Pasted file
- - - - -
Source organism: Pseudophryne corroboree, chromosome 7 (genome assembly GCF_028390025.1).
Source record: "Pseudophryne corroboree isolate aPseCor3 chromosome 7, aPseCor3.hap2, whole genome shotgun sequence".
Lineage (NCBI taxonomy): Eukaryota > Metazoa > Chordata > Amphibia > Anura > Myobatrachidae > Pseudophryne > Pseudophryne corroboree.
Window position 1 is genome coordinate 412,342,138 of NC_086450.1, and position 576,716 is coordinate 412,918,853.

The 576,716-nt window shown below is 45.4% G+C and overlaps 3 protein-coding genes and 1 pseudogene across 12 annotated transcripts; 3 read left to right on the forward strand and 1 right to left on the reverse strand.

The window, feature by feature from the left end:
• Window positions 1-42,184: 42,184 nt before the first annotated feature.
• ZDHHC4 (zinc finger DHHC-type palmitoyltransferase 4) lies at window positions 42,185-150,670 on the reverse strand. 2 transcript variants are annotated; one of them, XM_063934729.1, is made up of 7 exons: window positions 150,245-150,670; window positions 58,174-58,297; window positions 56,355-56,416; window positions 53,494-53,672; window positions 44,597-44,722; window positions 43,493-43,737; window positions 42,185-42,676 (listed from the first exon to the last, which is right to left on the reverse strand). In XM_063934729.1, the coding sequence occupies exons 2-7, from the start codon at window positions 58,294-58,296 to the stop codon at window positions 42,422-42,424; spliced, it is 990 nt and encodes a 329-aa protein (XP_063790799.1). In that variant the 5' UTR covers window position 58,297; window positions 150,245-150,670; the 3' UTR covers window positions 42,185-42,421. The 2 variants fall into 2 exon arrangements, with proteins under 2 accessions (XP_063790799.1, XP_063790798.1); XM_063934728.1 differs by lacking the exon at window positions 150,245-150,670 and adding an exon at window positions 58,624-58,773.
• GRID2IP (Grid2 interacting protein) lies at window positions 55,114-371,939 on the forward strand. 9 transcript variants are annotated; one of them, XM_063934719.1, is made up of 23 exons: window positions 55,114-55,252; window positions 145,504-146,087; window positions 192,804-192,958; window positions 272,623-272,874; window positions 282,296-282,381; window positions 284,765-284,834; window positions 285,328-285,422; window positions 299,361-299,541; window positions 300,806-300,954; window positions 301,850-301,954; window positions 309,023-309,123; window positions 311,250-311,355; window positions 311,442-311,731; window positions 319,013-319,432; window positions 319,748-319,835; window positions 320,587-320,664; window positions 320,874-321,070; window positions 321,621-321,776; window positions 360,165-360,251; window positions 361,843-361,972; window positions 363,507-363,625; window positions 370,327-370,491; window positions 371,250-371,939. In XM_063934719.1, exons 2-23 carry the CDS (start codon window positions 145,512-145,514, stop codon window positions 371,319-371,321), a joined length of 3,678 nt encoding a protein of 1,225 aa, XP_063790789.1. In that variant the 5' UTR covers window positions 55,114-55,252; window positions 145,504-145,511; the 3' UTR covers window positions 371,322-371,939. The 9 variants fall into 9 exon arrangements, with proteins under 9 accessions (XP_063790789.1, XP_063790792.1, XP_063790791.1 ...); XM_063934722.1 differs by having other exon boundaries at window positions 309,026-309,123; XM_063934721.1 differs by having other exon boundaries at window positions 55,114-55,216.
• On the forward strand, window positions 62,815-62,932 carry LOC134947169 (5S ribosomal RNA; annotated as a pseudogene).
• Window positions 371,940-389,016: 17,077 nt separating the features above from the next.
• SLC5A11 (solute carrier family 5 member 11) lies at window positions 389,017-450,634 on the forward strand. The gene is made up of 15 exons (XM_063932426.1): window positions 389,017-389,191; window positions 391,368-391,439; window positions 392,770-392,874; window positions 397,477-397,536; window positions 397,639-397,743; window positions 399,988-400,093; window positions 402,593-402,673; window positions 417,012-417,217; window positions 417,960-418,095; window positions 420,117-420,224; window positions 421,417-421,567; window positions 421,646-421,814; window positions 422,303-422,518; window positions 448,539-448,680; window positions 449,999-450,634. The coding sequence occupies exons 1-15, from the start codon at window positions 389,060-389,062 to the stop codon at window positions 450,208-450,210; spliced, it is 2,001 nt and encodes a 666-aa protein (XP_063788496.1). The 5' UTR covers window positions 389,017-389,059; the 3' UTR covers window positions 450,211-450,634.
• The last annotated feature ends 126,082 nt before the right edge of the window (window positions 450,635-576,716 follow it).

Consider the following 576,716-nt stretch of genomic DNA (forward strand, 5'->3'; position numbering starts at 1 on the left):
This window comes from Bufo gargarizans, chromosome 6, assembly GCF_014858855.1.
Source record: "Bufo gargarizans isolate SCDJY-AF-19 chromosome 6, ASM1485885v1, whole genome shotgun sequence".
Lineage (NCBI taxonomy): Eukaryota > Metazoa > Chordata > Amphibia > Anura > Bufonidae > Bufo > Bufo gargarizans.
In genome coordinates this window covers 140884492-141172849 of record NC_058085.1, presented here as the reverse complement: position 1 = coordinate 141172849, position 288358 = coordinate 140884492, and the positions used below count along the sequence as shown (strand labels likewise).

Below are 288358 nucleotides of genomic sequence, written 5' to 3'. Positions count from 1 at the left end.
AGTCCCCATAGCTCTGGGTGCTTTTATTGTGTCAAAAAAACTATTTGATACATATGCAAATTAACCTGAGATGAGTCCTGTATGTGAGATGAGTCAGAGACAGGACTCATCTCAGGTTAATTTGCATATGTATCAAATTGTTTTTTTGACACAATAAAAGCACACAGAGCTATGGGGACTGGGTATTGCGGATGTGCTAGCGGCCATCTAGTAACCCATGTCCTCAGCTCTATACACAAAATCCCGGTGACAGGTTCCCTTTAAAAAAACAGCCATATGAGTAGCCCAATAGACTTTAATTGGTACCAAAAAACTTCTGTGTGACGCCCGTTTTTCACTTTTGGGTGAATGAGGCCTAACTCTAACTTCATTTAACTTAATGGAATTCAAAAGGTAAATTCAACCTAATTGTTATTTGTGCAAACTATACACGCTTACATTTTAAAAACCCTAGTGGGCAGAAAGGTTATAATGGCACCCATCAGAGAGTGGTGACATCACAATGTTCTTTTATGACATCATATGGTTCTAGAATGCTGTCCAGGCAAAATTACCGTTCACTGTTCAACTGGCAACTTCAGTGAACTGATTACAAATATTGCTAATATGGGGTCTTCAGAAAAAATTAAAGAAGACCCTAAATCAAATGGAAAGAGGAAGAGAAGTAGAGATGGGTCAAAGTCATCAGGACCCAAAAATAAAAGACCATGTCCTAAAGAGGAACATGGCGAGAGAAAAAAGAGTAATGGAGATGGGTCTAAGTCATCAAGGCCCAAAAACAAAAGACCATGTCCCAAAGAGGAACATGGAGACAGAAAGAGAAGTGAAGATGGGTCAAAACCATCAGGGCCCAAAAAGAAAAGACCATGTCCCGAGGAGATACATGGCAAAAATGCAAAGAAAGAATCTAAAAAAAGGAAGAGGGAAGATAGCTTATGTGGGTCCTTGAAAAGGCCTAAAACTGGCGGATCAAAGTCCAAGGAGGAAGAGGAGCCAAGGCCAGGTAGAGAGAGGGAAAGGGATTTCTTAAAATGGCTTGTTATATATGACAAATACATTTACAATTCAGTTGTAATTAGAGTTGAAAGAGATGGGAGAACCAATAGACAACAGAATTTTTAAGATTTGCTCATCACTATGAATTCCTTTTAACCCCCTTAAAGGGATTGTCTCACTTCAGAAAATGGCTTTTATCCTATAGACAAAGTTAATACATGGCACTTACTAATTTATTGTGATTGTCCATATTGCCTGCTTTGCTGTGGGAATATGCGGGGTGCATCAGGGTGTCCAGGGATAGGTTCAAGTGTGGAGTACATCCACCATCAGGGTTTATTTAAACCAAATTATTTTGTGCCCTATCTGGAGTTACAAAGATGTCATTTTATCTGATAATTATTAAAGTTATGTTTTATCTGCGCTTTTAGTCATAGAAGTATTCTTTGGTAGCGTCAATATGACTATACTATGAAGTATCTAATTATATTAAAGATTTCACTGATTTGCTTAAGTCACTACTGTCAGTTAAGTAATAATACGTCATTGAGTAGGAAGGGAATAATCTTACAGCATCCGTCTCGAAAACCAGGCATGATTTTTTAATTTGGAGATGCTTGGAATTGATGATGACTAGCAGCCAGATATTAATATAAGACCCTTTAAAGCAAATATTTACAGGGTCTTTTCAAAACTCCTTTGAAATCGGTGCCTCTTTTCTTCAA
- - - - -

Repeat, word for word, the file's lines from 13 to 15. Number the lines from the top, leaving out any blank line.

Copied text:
• The last annotated feature ends 126,082 nt before the right edge of the window (window positions 450,635-576,716 follow it).

Consider the following 576,716-nt stretch of genomic DNA (forward strand, 5'->3'; position numbering starts at 1 on the left):
This window comes from Bufo gargarizans, chromosome 6, assembly GCF_014858855.1.